Impact of a national antimicrobial stewardship mentoring program: Insights and lessons learned

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Abstract

Purpose

The impact of an interprofessional mentoring program to advance antimicrobial stewardship programs (ASPs) in selected U.S. hospitals and lessons learned are described.

Summary

A seven-step mentoring process with self-assessment, telephone calls, continuing education, a one-day onsite visit, action plan, and outcome data collection and analysis was provided to ASP teams at nine hospitals. Six hospitals completed the program. A significant improvement in the timeliness and appropriateness of i.v. antibiotic therapy (defined as a hang time within one hour after prescriber order entry and broad-spectrum coverage for gram-negative pathogens administered first when combination therapy was used) was observed in patients with sepsis over the 12-month period after implementation of the mentoring program. As a result of requiring hospital administration's participation in the mentoring program, increased funding became available at three hospitals for the microbiology laboratory to provide new rapid diagnostic tests and for pharmacist and physician time to devote to ASP activities. The collaboration and engagement of ASP team members, inclusion of hospital administrators and pharmacy directors in the onsite mentoring visits, and an experienced mentor team with an infectious diseases (ID) physician and ID pharmacist contributed to ASP success. Challenges included insufficient time to collect outcome metrics due to competing hospital priorities and loss of momentum over time.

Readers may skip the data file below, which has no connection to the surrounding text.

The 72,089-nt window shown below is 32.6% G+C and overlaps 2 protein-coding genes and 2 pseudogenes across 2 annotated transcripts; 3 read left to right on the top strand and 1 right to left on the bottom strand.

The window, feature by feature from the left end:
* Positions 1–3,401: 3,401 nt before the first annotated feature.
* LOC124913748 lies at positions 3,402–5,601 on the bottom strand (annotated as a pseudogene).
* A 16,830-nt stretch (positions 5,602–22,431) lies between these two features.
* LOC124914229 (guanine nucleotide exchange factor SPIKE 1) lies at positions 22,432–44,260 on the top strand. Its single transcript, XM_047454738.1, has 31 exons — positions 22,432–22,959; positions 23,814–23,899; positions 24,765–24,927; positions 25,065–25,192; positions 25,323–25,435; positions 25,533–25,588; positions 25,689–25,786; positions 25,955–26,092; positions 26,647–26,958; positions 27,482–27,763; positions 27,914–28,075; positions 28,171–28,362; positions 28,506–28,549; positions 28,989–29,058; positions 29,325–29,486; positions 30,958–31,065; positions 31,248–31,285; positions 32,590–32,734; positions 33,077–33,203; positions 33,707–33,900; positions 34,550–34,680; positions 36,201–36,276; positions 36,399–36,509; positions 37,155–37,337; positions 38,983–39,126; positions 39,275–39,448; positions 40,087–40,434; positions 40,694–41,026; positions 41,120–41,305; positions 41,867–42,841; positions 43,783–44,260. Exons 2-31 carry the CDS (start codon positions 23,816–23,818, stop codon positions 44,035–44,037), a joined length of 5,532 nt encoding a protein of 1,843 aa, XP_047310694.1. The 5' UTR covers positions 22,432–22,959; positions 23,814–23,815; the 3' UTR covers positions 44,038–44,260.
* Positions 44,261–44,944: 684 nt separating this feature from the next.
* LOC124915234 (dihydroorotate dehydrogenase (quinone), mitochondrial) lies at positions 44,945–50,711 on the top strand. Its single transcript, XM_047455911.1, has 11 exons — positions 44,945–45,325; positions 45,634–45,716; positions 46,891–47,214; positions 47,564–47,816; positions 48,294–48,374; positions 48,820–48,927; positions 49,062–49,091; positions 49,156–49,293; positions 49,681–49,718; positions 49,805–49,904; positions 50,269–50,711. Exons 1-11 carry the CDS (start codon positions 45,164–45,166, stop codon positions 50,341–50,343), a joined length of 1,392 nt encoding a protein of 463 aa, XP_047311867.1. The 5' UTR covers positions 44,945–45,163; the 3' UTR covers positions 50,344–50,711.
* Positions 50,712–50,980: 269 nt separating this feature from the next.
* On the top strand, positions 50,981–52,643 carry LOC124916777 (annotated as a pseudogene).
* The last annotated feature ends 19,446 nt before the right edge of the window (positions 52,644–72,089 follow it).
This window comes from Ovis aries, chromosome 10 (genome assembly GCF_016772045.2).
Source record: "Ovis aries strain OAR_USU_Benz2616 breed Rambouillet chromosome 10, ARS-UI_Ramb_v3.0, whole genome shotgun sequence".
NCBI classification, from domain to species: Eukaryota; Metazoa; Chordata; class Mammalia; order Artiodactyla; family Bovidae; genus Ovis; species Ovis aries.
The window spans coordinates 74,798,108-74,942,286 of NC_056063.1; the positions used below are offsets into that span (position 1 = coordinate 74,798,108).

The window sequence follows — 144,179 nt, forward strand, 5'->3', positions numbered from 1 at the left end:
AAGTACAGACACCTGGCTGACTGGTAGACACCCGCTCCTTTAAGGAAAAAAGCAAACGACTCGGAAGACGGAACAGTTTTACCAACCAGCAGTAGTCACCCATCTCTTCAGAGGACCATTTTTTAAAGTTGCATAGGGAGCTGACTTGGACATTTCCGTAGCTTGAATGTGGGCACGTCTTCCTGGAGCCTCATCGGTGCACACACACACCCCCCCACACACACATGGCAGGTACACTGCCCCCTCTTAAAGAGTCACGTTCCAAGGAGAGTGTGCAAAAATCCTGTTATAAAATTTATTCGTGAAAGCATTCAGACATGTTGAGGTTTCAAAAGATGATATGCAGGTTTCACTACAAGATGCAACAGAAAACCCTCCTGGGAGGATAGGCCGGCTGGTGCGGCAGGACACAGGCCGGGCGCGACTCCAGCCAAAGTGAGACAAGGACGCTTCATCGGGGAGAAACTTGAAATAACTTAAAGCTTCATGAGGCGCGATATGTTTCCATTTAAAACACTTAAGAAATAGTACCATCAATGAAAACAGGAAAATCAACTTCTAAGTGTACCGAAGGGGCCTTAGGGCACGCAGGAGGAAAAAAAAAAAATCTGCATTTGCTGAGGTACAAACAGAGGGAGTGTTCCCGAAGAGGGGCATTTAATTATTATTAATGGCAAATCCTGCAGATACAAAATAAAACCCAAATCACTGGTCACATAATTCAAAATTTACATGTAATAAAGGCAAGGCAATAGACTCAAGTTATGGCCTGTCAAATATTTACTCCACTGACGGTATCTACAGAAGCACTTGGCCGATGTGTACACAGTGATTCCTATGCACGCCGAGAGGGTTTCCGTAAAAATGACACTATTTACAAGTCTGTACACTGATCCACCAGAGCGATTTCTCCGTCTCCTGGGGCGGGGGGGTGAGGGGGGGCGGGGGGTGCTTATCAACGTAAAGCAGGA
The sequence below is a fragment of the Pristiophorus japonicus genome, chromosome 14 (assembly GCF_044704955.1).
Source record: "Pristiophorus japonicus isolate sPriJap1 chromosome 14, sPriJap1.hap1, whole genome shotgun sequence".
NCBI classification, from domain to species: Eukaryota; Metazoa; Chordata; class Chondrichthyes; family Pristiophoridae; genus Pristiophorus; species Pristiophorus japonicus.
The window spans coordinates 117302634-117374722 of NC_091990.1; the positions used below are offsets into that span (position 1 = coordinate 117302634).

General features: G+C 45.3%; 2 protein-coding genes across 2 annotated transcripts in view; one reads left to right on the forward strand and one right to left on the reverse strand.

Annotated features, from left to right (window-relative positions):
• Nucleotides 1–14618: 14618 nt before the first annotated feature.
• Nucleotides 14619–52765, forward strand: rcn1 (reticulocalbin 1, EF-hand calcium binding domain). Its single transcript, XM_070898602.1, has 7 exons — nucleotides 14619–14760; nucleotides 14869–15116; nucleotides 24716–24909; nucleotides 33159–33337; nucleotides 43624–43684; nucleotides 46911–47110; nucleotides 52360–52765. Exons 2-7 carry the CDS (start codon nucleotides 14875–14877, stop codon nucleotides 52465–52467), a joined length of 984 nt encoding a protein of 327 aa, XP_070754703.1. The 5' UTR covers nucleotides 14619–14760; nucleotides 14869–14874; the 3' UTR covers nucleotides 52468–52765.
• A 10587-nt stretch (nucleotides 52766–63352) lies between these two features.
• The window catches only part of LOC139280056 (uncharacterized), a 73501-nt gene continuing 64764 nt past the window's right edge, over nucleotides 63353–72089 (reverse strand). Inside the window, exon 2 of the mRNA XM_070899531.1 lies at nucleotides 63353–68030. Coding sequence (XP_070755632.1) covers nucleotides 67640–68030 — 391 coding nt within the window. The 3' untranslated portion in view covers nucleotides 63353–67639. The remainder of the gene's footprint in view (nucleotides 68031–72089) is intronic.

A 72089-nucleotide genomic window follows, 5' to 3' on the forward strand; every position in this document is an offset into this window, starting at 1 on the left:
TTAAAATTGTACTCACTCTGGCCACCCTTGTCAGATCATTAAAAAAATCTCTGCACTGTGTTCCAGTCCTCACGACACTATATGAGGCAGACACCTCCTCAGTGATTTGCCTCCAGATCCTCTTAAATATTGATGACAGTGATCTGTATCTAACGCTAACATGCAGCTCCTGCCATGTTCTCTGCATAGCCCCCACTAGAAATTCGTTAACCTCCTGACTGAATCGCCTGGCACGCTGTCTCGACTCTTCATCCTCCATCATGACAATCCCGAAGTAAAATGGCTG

Conclusion

A mentoring program for antimicrobial stewardship provided the perspective that comes from experience. Engagement of hospital administration was a key factor for both developing and sustaining a stewardship program.

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